"Whom" basically doesn't exist in my spoken dialect (I'm 21). I know when to use it in writing (although even then I try to rephrase if possible), and I would use it when reading or quoting something, but it feels unnatural to me to use it for real. So I know that the question in Henning Makholm's post should either start with "to" or replace "whom" with "who", but I would only ever use only one of those alternatives myself. On the other hand, something like "To who?" is totally fine for me.

    In the Wheel of Time series, a legendary figure is referred to as "He Who Comes With the Dawn"…always "he". So there's a certain group of people "waiting for He Who Comes With the Dawn", and so on. As much as I enjoyed reading those books, that never stopped annoying me.

    As for "Whom doe men say that I am?", does anyone know when accusative became the default case in English? (Not that this would necessarily explain it…it's interesting anyway, though. But if it was grammatical at the time to say "Men say that I am him", as it is today, then I can see it…maybe.)

    Oh, and I also object to the notion that I "shouldn't" write "grey" just because I'm from the US. I find it a lot more aesthetically pleasing than "gray"…just like I find "aesthetic" more aesthetically pleasing than "esthetic" (which I suspect is the result of one of those "Americans are idiots"-type spelling simplifications, which must have come about because someone thought that we couldn't deal with difficult-looking words).

  32. dw said,

    January 11, 2011 @ 5:05 pm


    As for "Whom doe men say that I am?", does anyone know when accusative became the default case in English? (Not that this would necessarily explain it…it's interesting anyway, though. But if it was grammatical at the time to say "Men say that I am him", as it is today, then I can see it…maybe.)

    No: it's just a mistake. "It is I, be not afraid" (Mark 6:50, KJV).

  33. Qov said,

    January 11, 2011 @ 5:14 pm

    I don't think whom is completely dead. Instead of being the object case of who, it is now a substitute, to mark formal dialogue. That role has so usurped its role as a case marker that people are using it to replace subject who. Plus I think it still triggers automatically for some people immediately following a preposition, hence your "with whomever can go." If the preposition is somewhere else in the sentence, even if who[m] is its object, it doesn't trigger, it's too late.

    I would say "Who are you talking to?" but "Whom are you addressing?" maybe because "addressing" is in that higher social register, or maybe because otherwise there is case ambiguity, turning the sentence into "Who are you, addressing me like that?" But the social register thing counts for something. "Who did he shoot?" but "Whom did he invite?" If you say "Whom did he shoot?" I'm going to assume the shooting was done with a silver-handled pistol, in morning dress.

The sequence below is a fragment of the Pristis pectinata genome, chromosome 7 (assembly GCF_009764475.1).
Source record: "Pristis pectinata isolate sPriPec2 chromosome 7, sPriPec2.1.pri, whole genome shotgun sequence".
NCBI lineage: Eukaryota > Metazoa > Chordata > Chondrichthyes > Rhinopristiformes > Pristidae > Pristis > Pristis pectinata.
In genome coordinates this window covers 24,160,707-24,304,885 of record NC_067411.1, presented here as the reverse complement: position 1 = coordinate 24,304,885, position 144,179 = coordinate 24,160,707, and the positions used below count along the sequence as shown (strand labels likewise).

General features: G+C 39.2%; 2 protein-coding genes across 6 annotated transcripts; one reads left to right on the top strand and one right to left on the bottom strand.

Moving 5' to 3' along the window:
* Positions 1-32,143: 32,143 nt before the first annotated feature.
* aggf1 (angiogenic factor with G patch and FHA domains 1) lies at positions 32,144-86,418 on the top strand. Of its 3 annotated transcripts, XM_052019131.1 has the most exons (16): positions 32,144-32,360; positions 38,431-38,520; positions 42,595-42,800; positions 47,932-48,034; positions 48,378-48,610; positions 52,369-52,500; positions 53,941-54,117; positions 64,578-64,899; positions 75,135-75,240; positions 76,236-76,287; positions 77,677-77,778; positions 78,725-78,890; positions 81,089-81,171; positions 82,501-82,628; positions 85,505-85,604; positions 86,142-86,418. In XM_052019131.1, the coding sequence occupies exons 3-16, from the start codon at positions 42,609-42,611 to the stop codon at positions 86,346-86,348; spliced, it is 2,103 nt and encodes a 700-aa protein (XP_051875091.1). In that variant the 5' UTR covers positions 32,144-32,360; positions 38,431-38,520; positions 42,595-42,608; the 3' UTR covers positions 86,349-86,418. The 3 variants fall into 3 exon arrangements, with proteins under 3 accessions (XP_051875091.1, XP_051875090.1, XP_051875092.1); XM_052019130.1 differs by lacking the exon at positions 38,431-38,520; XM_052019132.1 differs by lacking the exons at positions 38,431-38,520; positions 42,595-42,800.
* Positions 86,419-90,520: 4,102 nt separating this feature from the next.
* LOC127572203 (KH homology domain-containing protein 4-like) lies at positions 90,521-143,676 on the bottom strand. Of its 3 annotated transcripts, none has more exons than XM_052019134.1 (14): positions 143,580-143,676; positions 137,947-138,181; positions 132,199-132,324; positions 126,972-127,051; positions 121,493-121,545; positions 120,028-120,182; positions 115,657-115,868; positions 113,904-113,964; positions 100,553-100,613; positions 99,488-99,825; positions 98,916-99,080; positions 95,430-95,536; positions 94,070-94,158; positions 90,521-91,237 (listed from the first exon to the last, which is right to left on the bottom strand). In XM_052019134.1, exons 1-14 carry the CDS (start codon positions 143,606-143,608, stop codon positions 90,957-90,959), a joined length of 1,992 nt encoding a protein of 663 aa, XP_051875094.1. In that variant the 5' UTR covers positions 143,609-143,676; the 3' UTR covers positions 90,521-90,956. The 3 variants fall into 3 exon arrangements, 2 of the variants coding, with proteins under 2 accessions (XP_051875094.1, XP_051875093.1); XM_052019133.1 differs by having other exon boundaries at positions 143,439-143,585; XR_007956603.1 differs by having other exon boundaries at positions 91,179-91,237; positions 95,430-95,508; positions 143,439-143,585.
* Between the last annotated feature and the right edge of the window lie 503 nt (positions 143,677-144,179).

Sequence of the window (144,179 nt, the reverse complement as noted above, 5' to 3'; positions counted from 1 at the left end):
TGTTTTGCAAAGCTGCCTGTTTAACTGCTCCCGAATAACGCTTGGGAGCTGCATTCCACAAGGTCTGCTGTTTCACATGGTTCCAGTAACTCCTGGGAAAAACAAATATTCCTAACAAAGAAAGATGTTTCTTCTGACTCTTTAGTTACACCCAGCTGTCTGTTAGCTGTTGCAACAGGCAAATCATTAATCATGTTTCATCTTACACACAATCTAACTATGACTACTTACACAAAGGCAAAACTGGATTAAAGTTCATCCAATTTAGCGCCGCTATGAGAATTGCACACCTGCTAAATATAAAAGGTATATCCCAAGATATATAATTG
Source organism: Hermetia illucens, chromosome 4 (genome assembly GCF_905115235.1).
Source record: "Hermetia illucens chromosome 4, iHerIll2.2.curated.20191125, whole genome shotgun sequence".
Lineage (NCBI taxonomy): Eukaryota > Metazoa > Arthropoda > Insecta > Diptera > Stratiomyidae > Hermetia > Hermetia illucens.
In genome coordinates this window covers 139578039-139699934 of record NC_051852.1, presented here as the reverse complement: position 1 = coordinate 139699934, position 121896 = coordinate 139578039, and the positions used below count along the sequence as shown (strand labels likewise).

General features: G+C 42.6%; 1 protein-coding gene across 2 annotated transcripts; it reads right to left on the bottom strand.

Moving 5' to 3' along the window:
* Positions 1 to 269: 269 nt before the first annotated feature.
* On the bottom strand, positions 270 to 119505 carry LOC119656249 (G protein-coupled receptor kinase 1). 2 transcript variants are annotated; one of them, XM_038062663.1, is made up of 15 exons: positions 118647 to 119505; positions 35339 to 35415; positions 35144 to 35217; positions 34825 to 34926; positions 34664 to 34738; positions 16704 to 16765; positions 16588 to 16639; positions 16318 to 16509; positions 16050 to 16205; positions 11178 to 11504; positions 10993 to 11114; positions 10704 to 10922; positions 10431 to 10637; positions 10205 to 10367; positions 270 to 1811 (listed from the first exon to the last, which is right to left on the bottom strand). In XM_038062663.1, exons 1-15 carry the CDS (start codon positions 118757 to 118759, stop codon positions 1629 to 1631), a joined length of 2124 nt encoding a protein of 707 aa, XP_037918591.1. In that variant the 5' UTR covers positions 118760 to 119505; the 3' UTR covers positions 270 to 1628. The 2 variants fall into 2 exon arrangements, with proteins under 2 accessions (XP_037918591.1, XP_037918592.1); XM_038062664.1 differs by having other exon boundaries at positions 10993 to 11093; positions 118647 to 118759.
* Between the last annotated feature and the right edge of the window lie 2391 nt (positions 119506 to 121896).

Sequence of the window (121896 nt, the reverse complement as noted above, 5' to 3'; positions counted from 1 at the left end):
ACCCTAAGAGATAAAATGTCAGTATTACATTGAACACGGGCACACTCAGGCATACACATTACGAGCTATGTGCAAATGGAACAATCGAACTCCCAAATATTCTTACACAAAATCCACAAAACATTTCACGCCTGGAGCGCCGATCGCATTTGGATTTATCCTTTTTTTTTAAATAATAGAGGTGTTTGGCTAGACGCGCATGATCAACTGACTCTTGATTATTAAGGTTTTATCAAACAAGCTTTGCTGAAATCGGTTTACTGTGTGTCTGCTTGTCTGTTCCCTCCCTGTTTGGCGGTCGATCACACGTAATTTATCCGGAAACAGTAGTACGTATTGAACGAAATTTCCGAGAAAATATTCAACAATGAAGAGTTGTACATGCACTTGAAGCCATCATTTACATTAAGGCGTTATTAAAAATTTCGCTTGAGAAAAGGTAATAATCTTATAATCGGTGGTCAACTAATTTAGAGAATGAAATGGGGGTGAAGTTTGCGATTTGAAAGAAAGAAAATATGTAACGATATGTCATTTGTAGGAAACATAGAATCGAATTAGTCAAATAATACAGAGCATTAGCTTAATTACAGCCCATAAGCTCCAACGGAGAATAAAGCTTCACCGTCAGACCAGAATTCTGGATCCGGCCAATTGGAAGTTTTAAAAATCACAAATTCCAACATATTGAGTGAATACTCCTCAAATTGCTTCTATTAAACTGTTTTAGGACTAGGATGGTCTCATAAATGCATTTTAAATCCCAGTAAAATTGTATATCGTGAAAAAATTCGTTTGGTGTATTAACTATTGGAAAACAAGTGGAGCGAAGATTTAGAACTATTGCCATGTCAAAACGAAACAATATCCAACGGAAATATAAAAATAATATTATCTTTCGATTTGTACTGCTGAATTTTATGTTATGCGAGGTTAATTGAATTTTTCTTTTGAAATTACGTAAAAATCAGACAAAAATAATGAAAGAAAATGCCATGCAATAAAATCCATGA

I was trying to restrain myself from posting comments here anymore, because of a recent post objecting to comments from the uninformed masses; I gather we're just supposed to observe, but this post is about what the untrained people like me think of "whom," so I thought you might want to hear it.

  34. Pflaumbaum said,

    January 11, 2011 @ 5:30 pm

    The CGEL (p464) remarks that 'it would be a mistake to say… that whom is confined, or even largely confined, to formal style', giving examples like the Aussie slang-laden:

    These include the deros of the inner urban areas and most of the abos, most of whom haven't got a skerrick…

    I think the accusative is alive and well in that position, after a preposition, though most speakers prefer to use a gapped construction if possible. But another of the CGEL's 'informal' examples I for one would never say in speech:

    The next musician whom I got to know well…

  35. a George said,

    January 11, 2011 @ 5:51 pm

    Nobody has noticed that the cartoon essentially provides a technological fix. However, for this to work (inside an 'M'olar, at that) it requires a time delay, because one does not know beforehand whether an M is superfluous or missing. However, such delays are already well-known: live television is transmitted via a delay so that any subversive utterances may be removed or the feed killed (technical malfunction, we apologize) before they are heard and seen by the unsuspecting general public.

  36. Nathan said,

    January 11, 2011 @ 6:14 pm

    I will occasionally catch myself using whom after a fronted to, as in "To whom were you talking?" It always sounds silly, and it makes me start singing as Danny Kaye from The Court Jester. ("To whom do I hum, to whom?")

  37. Will said,

    January 11, 2011 @ 7:40 pm

    I think the only time I ever use whom is with a fronted to: "To whom….". I don't use it with any other preposition or in any other context. And I don't front my prepositions very often, so I end up saying whom very rarely.

  38. John Lawler said,

    January 11, 2011 @ 8:43 pm

    @a George –
    I was wondering myself how the chip-in-a-molar was going to physically "add or subtract" an /m/, which is made by the lips, at the other end of the mouth. And when you have to wait an indefinite number of clauses, as in, for example1) He didn't say who_ he wanted to keep trying to connect with.2) He didn't say who_ he wanted to keep trying to connect it.
    you've got a real engineering problem here.

  39. John Lawler said,

    January 11, 2011 @ 8:45 pm

    (sorry, keep forgetting, not all html formatting works here)

  40. David Fried said,